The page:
When we asked Mr. Forrey if he had filed a grant application anyway, he said, "I didn't submit a grant application as they would not give me one." This is a bit of a weak excuse, as the grant application form is readily available on Target's web site, and a travelling Vietnam memorial wall exhibit might very well have qualified for a grant in the arts or education category. Before a grant-seeker denounces Target for not considering Vietnam veterans "worthy of help" and urges that consumers shop elsewhere, it behooves him to at least go through the formal procedure of actually applying for a grant.

In any case, the stance that a company which won't financially contribute to someone's pet project doesn't "support" whatever cause is being represented and should therefore be boycotted by all like-minded people is a selfish one, and in this case a grossly unfair one. As the Veterans of Foreign Wars (VFW) note on their website:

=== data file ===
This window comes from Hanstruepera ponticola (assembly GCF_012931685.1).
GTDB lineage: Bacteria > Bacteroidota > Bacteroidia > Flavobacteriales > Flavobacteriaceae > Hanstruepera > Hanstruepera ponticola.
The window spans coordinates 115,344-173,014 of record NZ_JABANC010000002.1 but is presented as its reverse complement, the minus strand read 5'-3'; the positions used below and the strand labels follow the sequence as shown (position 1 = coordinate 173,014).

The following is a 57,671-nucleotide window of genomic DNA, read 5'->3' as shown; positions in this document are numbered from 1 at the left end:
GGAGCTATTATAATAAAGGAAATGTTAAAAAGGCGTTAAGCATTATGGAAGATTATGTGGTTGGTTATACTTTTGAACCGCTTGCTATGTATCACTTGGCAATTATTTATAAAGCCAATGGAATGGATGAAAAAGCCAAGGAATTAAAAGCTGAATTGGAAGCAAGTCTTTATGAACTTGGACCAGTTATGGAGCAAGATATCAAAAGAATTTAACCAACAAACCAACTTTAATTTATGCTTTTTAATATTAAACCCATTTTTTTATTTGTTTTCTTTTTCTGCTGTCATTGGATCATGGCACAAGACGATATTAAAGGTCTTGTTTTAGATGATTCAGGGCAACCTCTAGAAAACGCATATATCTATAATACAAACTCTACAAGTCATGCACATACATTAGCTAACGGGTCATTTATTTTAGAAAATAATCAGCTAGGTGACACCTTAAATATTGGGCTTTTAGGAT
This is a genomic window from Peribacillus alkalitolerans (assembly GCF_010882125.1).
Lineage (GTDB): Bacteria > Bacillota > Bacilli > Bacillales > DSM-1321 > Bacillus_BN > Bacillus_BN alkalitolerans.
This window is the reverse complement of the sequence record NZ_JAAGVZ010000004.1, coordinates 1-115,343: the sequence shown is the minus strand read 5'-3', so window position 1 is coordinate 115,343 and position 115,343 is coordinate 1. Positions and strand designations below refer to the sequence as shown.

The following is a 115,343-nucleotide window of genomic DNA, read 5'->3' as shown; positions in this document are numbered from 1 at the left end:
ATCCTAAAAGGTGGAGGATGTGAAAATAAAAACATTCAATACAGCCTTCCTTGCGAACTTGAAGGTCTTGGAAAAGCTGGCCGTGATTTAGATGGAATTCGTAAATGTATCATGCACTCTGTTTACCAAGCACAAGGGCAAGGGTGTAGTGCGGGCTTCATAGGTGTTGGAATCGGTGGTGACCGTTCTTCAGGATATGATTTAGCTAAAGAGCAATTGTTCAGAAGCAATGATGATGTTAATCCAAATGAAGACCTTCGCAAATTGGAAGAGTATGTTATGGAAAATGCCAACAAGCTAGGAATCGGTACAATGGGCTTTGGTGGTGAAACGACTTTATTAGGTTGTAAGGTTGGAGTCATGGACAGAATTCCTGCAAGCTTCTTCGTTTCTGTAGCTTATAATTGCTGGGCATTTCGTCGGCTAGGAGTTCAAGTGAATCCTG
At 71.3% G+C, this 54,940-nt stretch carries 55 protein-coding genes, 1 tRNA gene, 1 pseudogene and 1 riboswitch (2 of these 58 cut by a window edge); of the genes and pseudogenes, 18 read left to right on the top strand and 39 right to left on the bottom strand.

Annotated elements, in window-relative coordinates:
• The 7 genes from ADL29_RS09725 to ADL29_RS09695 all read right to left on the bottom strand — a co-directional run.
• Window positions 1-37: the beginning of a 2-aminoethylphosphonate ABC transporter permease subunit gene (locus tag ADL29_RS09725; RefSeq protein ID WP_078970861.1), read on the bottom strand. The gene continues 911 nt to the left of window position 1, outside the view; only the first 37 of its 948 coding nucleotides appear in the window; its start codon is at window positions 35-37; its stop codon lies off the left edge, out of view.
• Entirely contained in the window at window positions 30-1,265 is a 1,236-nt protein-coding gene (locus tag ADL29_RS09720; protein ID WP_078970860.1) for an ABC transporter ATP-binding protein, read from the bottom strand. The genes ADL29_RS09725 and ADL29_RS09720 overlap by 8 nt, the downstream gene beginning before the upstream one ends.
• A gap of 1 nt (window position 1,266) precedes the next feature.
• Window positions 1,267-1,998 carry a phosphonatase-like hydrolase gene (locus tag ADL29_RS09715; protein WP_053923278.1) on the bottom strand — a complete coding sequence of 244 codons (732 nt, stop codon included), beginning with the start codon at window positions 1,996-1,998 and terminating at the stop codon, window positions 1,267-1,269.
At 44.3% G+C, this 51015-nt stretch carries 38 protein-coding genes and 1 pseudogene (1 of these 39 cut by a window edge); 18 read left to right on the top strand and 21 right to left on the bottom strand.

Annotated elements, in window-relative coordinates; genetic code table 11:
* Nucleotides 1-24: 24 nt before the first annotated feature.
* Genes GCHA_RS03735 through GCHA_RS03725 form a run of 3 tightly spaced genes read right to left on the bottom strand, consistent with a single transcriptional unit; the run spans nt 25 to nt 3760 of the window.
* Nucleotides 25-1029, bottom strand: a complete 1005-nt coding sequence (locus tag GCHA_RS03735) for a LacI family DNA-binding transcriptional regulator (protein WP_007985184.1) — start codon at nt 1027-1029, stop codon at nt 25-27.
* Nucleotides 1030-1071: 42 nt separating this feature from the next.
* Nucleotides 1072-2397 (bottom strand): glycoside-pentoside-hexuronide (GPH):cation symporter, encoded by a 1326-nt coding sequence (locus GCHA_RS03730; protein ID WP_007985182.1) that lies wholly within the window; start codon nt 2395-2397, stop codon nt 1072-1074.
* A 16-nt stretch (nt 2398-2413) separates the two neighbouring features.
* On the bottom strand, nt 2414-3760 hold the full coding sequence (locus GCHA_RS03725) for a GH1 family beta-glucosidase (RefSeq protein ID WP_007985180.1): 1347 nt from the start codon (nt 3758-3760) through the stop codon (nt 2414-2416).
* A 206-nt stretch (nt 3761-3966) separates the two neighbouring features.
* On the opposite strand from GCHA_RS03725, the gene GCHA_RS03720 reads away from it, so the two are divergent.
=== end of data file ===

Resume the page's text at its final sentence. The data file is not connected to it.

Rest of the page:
Although there has been a resurgence of patriotism and support for our nationís veterans, there have been various messages posted on the Internet that would lead people to believe that corporate America, specifically retail department stores, are falling short in supporting our nation's veterans.

The Veterans of Foreign Wars would like to remind all that the Internet culture weaves rumors and misinformation. Simply put, don't believe everything you read. For example, an e-mail message urging veterans to boycott Target has been circulating on the Internet because a solicitation request to support "The Moving Wall" was denied.

Target has a long-held corporate policy regarding donations. And in all fairness, Target contributes more than $2 million weekly to charitable causes and is one of the corporate sponsors for the 2003 tour of the Vietnam Veteran's Memorial Fund's "The Wall That Heals." "The Wall That Heals" is a traveling Vietnam Veterans memorial and museum that has a strong educational component for schools and serves to honor all our veterans.